Flu-like symptoms (fever, aches and pains, headache, chills, nausea) are common side effects of interferon. They usually appear 2 to 24 hours after an injection, and tend to lessen over time. Taking PEG-IFN in the evening helps, as does a low dose of paracetamol, drinking plenty of water and anti-nausea medication.

Weight loss often occurs during HCV treatment, because people may lose their appetite, have diarrhoea, and/or feel nauseated. Medical advice, anti-diarrhoea medication, and diet advice (eating frequent, smaller, lighter meals throughout the day to boost energy levels) can help.

Fatigue is also common. Napping and regular but light exercise, when possible, can help. Doctors may prescribe methylphenidate or bupropion to help with extreme tiredness.

Anaemia (an abnormally low red blood cell count) is a side effect of ribavirin. Interferon can also cause anaemia because it suppresses the growth of bone marrow, where blood cells develop. Anaemia related fatigue is a significant issue for many receiving treatment and is a common cause of premature treatment exit – many find that day to day living is significantly compromised by feelings of extreme lethargy, breathlessness, palpitations and headaches and tinnitus. Sore mouth and gums and brittle nails may also cause problems. Anaemia can be treated by lowering ribavirin dose but this may compromise HCV treatment. It can be treated with weekly subcutaneous injections of epoetin-alpha (EPO), a red blood cell growth factor, which improves fatigue and helps people to stay on ribavirin. Severe anaemia is treated by blood transfusions.

Neutropenia is an abnormally low amount of neutrophils, a white blood cell that fights bacterial infections that can be caused by interferon. The risk of developing bacterial infections is increased in people with neutropenia. If the neutrophil count drops during HCV treatment, the dose of PEG- IFN is reduced, or neutropenia is treated with injections of white cell growth factor called filgrastim.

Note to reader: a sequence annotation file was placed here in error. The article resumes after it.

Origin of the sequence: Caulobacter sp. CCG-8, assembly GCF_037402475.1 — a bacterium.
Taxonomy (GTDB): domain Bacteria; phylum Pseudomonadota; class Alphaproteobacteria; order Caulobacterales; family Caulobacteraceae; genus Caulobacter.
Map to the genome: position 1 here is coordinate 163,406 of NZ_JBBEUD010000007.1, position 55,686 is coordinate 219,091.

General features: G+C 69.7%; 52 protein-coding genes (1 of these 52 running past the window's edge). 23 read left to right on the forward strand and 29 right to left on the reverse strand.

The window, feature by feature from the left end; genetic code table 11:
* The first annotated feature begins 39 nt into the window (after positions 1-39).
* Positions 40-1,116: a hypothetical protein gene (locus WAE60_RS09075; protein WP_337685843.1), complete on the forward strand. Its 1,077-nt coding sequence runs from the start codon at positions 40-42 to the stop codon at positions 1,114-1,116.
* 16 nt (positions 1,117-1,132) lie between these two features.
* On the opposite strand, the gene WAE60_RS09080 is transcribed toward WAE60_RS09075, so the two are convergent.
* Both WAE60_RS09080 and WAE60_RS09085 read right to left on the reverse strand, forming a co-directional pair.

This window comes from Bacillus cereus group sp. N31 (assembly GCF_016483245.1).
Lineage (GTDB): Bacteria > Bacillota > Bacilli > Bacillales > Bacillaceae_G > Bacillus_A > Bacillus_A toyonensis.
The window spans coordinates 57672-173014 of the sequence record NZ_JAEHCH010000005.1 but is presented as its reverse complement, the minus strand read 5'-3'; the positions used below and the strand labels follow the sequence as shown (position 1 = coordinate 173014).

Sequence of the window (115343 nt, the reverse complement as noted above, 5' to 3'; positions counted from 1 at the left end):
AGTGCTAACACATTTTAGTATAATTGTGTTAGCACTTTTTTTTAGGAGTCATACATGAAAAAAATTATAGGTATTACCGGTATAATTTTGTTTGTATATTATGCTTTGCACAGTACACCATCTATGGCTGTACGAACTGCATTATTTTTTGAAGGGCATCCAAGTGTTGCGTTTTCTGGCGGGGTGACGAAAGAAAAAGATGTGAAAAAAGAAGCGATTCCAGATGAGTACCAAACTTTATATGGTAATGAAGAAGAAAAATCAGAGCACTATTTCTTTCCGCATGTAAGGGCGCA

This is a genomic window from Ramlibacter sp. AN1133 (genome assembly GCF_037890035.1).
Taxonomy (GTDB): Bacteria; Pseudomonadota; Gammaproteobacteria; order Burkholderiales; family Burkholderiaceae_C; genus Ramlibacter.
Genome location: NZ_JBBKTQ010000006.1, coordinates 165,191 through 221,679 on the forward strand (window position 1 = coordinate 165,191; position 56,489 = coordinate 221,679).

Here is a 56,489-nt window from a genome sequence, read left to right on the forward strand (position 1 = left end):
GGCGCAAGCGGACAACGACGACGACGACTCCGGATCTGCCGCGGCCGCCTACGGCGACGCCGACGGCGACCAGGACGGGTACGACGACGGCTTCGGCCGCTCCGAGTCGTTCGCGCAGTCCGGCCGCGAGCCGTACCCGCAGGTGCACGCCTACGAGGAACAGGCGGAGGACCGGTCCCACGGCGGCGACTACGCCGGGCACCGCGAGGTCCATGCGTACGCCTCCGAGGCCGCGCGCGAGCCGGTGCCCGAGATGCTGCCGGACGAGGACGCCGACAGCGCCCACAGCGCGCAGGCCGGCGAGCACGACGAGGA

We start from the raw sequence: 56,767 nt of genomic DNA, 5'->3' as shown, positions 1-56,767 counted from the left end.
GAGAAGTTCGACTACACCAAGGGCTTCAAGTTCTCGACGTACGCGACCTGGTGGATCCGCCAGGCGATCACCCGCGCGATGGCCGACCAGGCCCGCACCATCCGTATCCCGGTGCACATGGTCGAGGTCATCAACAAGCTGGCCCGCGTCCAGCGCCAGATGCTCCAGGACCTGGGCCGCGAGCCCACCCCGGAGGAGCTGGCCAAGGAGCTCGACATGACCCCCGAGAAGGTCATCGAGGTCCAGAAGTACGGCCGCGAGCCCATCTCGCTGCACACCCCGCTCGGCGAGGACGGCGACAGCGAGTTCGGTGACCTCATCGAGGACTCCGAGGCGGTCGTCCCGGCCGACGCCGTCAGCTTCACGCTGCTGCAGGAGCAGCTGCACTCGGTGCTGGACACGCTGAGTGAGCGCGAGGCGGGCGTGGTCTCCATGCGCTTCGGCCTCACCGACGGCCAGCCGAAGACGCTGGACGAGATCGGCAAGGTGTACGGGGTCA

Thrombocytopenia is a low platelet count, and can be caused by serious liver damage (because the hormone that stimulates platelet production is made in the liver). It can also be caused by pegylated interferon. Thrombocytes or platelets stop bleeding by clotting blood and can, rarely, have life-threatening consequences such as bleeding inside of the brain. If severe thrombocytopenia develops, HCV treatment is usually stopped.

HIV-positive people with a low CD4 count may have low white and/or red blood cell counts. Regular monitoring of white and red blood cell during HCV treatment is especially important for people with co-infection, since there is a greater risk for anaemia, neutropenia and thrombocytopenia requiring specific variations in treatment regime.

Rash, dry and itchy skin can be caused by HCV treatment. It tends to be mild but may require support from health care professional or specialists if it becomes serious. Dry mouth can be caused by interferon and this can cause dental and gum problems. Maintaining good dental hygiene and regular dental check-ups can help.